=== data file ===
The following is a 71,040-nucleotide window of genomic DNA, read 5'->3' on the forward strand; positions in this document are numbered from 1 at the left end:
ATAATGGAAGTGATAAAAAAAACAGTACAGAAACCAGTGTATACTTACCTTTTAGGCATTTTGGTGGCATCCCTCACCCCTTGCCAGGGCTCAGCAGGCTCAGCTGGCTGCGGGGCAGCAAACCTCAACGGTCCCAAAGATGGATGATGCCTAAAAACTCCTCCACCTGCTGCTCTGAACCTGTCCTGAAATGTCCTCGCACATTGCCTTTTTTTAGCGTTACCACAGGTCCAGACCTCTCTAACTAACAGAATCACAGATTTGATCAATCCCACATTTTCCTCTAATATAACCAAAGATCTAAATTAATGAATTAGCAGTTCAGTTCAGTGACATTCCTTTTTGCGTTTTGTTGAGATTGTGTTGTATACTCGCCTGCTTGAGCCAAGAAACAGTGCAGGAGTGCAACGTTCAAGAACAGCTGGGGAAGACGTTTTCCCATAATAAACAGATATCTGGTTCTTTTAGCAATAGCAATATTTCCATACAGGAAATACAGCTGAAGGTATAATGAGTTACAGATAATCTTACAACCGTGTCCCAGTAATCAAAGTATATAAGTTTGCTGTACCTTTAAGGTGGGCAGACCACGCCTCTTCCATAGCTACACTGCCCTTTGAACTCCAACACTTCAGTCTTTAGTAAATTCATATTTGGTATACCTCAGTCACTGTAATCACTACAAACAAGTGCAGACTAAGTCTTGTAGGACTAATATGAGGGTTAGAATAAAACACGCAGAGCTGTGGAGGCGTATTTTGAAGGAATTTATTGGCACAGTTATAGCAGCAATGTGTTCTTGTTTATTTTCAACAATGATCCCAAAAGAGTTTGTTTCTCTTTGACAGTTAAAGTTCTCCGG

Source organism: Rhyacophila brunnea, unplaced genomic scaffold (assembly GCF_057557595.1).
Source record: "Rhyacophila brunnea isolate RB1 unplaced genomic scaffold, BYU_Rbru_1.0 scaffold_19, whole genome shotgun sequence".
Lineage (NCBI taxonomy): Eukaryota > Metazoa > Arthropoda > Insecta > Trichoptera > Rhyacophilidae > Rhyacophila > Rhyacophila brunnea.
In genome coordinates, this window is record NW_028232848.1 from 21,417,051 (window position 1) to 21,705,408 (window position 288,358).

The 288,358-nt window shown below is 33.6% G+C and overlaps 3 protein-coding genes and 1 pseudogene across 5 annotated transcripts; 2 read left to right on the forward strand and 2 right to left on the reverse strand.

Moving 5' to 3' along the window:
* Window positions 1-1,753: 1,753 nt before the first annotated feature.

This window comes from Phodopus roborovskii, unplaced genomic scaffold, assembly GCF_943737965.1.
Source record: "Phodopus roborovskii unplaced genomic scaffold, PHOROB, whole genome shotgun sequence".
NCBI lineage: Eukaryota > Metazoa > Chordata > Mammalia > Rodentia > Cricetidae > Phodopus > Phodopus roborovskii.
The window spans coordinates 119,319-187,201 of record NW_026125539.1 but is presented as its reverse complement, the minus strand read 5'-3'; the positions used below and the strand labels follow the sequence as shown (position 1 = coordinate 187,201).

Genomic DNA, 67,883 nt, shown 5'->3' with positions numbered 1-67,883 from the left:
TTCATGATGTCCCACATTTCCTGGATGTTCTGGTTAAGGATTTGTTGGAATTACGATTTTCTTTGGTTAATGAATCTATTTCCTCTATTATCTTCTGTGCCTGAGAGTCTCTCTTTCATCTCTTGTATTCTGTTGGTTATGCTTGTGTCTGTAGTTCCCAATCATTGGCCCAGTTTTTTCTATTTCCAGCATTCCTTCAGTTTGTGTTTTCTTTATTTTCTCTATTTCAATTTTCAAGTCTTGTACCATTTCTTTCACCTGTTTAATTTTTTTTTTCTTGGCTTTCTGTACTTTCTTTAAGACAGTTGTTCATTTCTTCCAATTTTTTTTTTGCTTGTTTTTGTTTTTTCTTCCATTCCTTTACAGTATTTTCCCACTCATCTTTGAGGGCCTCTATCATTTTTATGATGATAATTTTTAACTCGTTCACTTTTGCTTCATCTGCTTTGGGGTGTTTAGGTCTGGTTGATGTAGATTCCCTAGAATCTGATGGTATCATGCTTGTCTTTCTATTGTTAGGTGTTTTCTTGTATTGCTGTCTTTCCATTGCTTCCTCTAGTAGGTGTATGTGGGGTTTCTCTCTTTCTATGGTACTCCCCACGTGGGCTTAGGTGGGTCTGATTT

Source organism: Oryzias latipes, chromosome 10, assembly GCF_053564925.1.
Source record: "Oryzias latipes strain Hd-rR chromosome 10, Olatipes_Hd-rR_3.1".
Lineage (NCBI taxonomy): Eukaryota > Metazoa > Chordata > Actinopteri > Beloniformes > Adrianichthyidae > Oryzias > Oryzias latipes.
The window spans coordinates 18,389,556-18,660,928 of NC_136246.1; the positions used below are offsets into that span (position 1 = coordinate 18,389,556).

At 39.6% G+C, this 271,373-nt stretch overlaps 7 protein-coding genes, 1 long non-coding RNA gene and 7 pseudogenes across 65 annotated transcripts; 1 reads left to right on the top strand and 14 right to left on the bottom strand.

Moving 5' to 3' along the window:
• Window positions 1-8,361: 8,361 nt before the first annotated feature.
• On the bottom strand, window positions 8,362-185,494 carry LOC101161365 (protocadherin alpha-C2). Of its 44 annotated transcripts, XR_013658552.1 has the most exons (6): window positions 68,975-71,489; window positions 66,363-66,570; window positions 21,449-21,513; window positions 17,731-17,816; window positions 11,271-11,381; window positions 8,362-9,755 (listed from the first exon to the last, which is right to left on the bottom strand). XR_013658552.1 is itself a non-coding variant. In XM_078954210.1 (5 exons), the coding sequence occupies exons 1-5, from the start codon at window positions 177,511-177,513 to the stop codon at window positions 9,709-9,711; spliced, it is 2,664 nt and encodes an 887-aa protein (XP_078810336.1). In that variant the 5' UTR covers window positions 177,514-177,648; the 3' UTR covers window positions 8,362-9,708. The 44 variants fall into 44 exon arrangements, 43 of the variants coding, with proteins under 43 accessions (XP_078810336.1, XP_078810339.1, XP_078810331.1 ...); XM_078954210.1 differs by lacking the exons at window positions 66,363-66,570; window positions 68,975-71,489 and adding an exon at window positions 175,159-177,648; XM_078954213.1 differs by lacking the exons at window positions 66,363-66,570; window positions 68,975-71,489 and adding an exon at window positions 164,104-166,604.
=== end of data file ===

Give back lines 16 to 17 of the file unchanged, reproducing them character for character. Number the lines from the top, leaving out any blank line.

Source organism: Oryzias latipes, chromosome 10, assembly GCF_053564925.1.
Source record: "Oryzias latipes strain Hd-rR chromosome 10, Olatipes_Hd-rR_3.1".